Institutional Affiliation: Cornell University and UC Louvain
|Directed Search: A Guided Tour|
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This essay surveys the literature on directed/competitive search, covering theory and applications in, e.g., labor, housing and monetary economics. These models share features with traditional search theory, yet differ in important ways. They share features with general equilibrium theory, but with explicit frictions. Equilibria are typically efficient, in part because markets price goods plus the time required to get them. The approach is tractable and arguably realistic. Results are presented for finite and large economies. Private information and sorting with heterogeneity are analyzed. Some evidence is discussed. While emphasizing issues and applications, we also provide several hard-to-find technical results.
|Inferring Risk Perceptions and Preferences using Choice from Insurance Menus: Theory and Evidence|
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Demand for insurance can be driven by high risk aversion or high risk. We show how to separately identify risk preferences and risk types using only choices from menus of insurance plans. Our revealed preference approach does not rely on rational expectations, nor does it require access to claims data. We show what can be learned non-parametrically from variation in insurance plans, offered separately to random cross-sections or offered as part of the same menu to one cross-section. We prove that our approach allows for full identification in the textbook model with binary risks and extend our results to continuous risks. We illustrate our approach using the Massachusetts Health Insurance Exchange, where choices provide informative bounds on the type distributions, especially for risks, bu...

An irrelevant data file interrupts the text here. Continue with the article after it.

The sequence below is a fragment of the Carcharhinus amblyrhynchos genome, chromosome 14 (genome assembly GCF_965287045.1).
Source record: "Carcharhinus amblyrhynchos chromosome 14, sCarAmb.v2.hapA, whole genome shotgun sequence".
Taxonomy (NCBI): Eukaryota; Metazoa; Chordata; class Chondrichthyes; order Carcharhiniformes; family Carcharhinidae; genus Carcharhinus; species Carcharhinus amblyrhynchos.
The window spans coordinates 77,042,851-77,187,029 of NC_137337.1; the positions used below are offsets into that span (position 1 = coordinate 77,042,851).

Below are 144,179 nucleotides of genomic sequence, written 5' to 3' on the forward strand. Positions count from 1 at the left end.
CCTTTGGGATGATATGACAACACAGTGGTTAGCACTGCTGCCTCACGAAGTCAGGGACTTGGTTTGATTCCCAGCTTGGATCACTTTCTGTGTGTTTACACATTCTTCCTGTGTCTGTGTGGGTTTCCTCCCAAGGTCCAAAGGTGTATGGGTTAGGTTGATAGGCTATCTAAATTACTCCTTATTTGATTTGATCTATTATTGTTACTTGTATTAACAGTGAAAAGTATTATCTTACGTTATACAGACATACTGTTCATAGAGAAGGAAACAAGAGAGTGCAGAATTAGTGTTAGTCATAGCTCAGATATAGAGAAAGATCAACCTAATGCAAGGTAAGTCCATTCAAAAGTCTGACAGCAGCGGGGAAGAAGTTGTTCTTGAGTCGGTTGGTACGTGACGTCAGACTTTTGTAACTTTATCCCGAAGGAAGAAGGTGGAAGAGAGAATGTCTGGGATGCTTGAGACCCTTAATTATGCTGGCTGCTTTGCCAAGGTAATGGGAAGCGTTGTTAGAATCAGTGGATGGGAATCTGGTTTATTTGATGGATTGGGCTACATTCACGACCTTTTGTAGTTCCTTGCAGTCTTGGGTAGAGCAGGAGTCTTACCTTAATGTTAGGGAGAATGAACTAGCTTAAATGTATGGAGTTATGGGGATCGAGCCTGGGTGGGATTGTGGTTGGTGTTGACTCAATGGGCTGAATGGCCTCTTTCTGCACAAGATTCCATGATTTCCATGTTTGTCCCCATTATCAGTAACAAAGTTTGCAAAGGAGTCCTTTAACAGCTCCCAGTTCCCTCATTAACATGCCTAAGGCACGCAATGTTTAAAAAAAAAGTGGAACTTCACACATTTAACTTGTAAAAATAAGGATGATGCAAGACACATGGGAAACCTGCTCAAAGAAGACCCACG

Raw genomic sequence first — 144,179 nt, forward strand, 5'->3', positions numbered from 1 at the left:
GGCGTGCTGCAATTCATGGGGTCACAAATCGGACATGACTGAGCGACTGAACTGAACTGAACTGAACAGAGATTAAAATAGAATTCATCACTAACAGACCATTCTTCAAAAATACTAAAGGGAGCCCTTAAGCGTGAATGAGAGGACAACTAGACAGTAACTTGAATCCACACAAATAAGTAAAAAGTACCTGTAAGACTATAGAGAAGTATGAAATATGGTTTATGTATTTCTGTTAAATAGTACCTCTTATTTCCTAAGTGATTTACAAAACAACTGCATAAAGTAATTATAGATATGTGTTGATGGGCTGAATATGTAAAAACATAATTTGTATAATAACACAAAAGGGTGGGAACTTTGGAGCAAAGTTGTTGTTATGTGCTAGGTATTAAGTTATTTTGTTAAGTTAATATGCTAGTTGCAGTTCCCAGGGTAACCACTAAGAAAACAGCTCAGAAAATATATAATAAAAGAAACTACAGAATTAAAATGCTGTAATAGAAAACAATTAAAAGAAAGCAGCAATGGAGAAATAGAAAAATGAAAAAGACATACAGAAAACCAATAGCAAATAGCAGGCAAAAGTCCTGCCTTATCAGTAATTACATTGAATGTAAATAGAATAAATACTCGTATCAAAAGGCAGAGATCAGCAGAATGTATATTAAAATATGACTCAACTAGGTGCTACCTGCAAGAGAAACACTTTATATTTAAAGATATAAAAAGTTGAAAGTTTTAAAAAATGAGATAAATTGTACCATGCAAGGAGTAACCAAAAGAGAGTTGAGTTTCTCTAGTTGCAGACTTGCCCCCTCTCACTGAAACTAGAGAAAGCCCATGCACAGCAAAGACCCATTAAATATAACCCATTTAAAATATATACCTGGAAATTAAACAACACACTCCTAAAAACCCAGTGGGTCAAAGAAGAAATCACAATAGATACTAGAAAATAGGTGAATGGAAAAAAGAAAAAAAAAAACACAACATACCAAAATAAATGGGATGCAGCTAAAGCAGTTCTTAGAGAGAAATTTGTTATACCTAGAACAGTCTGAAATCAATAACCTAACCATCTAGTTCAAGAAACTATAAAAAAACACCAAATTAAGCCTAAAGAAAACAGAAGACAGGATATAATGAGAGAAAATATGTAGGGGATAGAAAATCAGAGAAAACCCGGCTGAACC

|Matching and Sorting in a Global Economy|
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We develop a neoclassical trade model with heterogeneous factors of production. We consider a world with two factors, labor and "managers", each with a distribution of ability levels. Production combines a manager of some type with a group of workers. The output of a unit depends on the types of the two factors, with complementarity between them, while exhibiting diminishing returns to the number of workers. We examine the sorting of factors to sectors and the matching of factors within sectors, and we use the model to study the determinants of the trade pattern and the effects of trade on the wage and salary distributions. Finally, we extend the model to include search frictions and consider the distribution of employment rates.
|An Equilibrium Model of the African HIV/AIDS Epidemic|
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Eleven percent of the Malawian population is HIV infected. Eighteen percent of sexual encounters are casual. A condom is used one quarter of the time. A choice-theoretic general equilibrium search model is constructed to analyze the Malawian epidemic. In the developed framework, people select between different sexual practices while knowing the inherent risk. The analysis suggests that the efficacy of public policy depends upon the induced behavioral changes and general equilibrium effects that are typically absent in epidemiological studies and small-scale field experiments. For some interventions (some forms of promoting condoms or marriage), the quantitative exercise suggests that these effects may increase HIV prevalence, while for others (such as male circumcision or increased incomes...
Published: Jeremy Greenwood & Philipp Kircher & Cezar Santos & Michèle Tertilt, 2019. "An Equilibrium Model of the African HIV/AIDS Epidemic," Econometrica, Econometric Society, vol. 87(4), pages 1081-1113, July.